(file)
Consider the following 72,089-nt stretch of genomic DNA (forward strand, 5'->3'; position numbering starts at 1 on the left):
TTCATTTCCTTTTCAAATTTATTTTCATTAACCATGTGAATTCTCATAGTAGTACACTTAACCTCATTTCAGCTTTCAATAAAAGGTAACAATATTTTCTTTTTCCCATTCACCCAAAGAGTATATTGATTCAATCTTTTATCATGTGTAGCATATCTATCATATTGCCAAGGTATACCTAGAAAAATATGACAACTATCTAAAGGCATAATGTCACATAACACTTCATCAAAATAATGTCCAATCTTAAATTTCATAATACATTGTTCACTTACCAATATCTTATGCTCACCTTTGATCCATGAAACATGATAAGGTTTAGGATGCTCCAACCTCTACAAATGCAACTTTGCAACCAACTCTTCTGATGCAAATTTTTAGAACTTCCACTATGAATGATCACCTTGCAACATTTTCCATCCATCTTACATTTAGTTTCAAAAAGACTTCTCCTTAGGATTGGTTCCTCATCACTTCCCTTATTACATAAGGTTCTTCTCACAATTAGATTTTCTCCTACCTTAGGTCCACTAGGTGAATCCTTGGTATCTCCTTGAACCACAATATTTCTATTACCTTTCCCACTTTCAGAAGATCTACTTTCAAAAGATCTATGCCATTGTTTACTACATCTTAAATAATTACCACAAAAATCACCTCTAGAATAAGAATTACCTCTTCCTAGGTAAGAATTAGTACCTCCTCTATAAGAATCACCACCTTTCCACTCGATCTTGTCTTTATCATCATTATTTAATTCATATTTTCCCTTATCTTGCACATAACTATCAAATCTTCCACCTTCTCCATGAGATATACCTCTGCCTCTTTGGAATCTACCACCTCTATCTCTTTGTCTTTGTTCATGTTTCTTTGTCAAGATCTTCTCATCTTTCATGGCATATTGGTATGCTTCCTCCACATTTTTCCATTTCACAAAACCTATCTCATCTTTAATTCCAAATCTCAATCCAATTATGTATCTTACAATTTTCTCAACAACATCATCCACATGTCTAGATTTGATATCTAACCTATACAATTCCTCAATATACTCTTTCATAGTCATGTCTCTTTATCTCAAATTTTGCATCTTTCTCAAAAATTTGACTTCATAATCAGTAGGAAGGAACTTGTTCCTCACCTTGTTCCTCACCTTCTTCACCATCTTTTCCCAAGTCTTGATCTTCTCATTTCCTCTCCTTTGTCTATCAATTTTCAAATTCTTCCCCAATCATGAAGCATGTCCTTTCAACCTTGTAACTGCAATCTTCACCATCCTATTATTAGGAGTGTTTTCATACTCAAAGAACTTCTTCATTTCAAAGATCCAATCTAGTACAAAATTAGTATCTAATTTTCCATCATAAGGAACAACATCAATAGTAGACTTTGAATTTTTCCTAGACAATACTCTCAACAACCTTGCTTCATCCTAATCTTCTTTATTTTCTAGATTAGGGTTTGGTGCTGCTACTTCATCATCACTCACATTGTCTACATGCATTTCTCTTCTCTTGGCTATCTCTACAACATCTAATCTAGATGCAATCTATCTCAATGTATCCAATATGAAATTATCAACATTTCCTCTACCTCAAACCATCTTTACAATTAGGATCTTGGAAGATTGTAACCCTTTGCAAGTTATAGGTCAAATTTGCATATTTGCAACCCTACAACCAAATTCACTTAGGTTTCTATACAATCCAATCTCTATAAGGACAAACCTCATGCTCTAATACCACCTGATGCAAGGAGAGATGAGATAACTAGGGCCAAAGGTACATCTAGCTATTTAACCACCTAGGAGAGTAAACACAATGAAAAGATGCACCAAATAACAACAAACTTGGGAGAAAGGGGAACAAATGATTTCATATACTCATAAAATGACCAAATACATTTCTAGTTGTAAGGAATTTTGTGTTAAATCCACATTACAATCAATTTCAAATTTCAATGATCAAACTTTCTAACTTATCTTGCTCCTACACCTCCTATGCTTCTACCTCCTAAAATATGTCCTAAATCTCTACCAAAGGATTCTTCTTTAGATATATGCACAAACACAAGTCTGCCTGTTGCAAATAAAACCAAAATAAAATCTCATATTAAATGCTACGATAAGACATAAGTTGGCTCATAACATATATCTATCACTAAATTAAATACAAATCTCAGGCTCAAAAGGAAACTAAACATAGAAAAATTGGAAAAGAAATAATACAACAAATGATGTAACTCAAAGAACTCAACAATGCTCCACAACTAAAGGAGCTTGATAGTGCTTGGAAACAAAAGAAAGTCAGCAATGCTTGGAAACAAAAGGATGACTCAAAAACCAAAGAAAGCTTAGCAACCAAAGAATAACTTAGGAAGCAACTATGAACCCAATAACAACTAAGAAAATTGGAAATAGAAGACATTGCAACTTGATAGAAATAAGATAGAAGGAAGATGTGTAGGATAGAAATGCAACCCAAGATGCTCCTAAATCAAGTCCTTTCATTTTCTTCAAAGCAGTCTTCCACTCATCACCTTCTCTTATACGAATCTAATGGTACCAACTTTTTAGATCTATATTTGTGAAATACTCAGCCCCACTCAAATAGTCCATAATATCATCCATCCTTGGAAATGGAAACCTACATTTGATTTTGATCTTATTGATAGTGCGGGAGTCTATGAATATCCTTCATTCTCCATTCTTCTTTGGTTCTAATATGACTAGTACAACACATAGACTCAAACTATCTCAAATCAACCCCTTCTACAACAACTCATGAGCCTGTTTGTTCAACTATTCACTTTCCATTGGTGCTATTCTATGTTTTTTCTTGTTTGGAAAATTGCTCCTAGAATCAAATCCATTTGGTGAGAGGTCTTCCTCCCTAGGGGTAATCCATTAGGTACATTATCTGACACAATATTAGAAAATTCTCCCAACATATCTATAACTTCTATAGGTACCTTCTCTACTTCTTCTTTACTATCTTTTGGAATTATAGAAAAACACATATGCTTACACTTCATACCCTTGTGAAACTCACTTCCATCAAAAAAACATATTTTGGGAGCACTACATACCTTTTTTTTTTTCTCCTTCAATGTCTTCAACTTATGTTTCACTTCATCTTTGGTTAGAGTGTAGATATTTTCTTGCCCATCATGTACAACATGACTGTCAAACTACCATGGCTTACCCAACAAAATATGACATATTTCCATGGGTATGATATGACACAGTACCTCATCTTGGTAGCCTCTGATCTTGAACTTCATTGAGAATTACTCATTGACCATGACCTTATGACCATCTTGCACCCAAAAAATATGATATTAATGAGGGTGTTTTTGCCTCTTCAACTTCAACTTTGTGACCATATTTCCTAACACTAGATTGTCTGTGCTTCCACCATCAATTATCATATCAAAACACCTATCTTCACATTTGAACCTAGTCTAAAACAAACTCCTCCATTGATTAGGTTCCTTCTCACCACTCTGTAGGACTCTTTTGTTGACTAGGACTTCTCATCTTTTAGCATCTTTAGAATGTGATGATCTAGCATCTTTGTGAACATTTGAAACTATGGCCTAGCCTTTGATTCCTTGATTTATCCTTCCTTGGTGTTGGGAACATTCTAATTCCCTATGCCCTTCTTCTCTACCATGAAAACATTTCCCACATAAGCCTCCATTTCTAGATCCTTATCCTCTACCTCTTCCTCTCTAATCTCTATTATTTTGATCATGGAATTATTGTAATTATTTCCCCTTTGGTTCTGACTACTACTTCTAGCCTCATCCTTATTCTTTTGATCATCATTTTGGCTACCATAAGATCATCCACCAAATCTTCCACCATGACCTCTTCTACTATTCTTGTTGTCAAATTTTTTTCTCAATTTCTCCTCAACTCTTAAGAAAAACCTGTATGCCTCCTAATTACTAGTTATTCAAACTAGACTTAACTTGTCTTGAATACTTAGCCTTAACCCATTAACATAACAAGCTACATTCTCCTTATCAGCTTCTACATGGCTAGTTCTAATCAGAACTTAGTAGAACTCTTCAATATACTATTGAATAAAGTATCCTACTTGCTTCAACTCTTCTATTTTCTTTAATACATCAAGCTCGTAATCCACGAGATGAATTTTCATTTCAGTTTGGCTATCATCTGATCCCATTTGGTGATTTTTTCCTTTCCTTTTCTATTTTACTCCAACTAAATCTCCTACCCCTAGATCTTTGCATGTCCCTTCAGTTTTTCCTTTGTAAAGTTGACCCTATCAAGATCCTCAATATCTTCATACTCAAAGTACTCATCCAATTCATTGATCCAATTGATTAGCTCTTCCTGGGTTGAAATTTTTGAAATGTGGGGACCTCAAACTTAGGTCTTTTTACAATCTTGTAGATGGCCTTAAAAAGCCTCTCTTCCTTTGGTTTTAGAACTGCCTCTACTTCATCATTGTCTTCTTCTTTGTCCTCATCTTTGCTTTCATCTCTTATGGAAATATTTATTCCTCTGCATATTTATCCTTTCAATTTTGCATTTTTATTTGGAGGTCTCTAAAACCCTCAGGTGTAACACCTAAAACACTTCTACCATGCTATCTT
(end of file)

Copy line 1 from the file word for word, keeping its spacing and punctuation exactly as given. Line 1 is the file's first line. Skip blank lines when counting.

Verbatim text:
Consider the following 72,089-nt stretch of genomic DNA (forward strand, 5'->3'; position numbering starts at 1 on the left):